What is a Permanent Resident Card?
A Permanent Resident Card, commonly known as a
Green Card, is evidence of your status as a lawful permanent resident with
a right to live and work permanently in the United States. It also is
evidence of your registration in accordance with United States immigration
laws. The Permanent Resident Card is also called Form I-551.
Does the Law Say?
of the Immigration and Nationality Act provides that, "Every alien in
the United States shall be issued a certificate of alien registration or
an alien registration receipt card in such form and manner and at such
time as shall be prescribed under regulations." It also states,
"Every alien, eighteen years of age and over, shall at all times
carry with him and have in his personal possession any certificate of
alien registration or alien registration receipt card issued to him. Any
alien who fails to comply with [these] provisions shall be guilty of a
Should Renew a Permanent Resident Card?
renew your permanent resident card if you are a permanent resident who was
issued a Form I-551 valid for ten years, and that card is either expired
or will expire within the next six months.
Please note: If you are a Conditional Resident and
your status is expiring, these instructions do not pertain to you.
You are to use Form I-751
(Petition to Remove the Conditions on Residence) to apply to remove the
conditions on your permanent resident status.
Do I Apply to Renew My Permanent Resident Card?
If you are
a lawful permanent resident whose ten-year I-551 has expired or will
expire within the next six months, you may renew your card by filing an
Please Note: This procedure should NOT be used by
lawful permanent residents who are seeking to replace their permanent
resident cards for reasons other than expiration of the card¡¯s ten-year
validity. For those seeking to replace their permanent resident cards for
reasons unrelated to the ten-year expiration date (e.g., because the card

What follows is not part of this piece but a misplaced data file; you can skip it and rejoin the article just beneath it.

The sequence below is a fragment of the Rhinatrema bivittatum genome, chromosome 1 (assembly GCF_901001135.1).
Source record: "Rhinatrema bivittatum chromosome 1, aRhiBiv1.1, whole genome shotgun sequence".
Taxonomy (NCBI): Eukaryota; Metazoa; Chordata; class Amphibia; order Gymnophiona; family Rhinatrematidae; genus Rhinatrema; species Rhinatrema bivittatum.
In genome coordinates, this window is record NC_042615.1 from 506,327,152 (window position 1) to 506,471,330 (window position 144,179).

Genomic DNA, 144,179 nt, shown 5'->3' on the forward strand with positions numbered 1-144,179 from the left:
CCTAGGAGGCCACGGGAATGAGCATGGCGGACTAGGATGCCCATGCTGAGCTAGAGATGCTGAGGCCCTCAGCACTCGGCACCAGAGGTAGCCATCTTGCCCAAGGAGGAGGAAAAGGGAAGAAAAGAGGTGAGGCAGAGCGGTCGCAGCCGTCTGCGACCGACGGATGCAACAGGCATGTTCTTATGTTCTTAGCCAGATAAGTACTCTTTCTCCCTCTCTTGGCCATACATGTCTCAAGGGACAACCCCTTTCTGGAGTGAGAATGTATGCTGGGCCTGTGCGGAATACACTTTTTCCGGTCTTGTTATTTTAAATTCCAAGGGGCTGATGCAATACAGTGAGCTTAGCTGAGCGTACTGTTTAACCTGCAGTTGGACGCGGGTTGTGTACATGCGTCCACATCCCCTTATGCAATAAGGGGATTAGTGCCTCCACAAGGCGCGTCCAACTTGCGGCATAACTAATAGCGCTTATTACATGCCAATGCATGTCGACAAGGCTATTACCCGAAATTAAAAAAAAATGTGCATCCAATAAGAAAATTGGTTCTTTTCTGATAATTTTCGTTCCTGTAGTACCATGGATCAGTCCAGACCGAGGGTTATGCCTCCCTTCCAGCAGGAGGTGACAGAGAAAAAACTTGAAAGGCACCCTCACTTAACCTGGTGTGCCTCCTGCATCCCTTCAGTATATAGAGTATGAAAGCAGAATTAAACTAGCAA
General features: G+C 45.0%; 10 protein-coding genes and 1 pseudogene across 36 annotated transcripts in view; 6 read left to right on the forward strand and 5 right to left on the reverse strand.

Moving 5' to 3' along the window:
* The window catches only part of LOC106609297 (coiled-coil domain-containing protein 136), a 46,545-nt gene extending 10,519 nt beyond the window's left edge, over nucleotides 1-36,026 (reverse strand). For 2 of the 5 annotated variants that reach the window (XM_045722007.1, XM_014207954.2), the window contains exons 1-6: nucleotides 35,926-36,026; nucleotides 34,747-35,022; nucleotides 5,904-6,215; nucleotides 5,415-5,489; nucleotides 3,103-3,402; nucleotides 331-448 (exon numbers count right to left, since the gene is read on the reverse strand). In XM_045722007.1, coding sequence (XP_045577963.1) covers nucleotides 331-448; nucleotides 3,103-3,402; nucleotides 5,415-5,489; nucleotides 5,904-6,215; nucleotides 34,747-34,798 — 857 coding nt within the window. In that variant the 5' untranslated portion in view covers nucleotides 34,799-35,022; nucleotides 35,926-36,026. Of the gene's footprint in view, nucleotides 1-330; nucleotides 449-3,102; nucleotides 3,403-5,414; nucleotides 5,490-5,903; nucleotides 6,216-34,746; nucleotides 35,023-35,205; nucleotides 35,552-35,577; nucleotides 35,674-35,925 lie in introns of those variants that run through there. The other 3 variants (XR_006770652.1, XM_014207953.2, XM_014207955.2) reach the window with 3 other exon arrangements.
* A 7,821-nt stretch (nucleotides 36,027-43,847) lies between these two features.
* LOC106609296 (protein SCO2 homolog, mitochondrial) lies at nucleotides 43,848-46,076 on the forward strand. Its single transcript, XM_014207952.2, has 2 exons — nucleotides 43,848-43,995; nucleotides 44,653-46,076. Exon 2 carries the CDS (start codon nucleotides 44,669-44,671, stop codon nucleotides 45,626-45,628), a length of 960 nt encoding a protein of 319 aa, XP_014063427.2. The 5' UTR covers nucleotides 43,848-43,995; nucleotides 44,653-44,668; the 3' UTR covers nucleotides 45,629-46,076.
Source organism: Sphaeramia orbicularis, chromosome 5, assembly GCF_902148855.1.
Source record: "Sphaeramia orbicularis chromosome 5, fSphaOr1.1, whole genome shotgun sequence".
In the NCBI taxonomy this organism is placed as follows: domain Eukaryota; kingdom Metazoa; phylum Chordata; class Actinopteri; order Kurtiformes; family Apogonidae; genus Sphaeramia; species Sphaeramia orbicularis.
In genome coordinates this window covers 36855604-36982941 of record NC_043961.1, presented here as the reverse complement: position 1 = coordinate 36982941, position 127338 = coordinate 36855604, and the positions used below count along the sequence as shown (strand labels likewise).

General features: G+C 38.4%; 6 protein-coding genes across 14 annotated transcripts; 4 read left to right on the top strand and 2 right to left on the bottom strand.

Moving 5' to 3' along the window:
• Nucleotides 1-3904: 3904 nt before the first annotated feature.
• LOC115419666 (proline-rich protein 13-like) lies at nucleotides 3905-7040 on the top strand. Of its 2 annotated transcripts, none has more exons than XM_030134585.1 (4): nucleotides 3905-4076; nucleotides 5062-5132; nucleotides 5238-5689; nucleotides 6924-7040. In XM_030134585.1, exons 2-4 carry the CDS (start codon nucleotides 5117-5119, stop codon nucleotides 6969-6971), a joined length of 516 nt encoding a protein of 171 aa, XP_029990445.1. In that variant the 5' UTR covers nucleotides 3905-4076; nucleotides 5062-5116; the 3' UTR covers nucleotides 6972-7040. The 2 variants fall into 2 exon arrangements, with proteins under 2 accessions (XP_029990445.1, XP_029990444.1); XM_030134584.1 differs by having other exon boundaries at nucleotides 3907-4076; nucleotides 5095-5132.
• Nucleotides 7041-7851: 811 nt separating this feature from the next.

has been lost, stolen, mutilated, or because biographical data has changed
or is incorrect), please see How
Do I Replace My Permanent Resident Card.
Exception: You may, however, request to change your
name on your new card (because of marriage, legal name change, or divorce)
at the time you file your application for a renewal card. To do so, you
must provide a copy of your marriage certificate, divorce decree or court
order as evidence of the legal name change.
If I am Outside of the United States?
If you are
outside the United States, and your permanent resident card will expire
within six months, (but you will return within one year of your departure
from the United States and
card expires), you should file for your renewal card as soon as you return
to the United States.
If you are
outside of the United States at the time of the card¡¯s expiration, and
you have not applied for the renewal card prior to your departure, you
should contact the nearest American Consulate, Immigration office, or Port
of Entry, before attempting to file Form I-90 for a renewal I-551 card.
Can I Find Out the Status of My Application?
the status of your application, please contact the Application Support
Center that receipted your application. You should be prepared to provide
the Immigration staff with specific information about your application,
such as your Alien Registration Number, name, and date of birth.
My Application is Denied How Can I Appeal?
application for a renewal of your permanent resident card is denied, you
will receive a letter that will tell you why the application was denied.
You will not be allowed to appeal a negative decision. However, you may
submit a motion
to reopen or a
to reconsider with
office that made the unfavorable decision. By filing such a
motion, you may ask the Immigration office to reexamine or reconsider its
decision. A motion to reopen must state the new
facts that are
to be provided in the reopened proceeding and must be accompanied by the
appropriate documentary evidence. A motion to
reconsider must establish that the decision to deny your application
was based on an incorrect
application of law or Immigration policy, and further establish that the decision was incorrect, based on the
evidence in the file at the time the decision was made.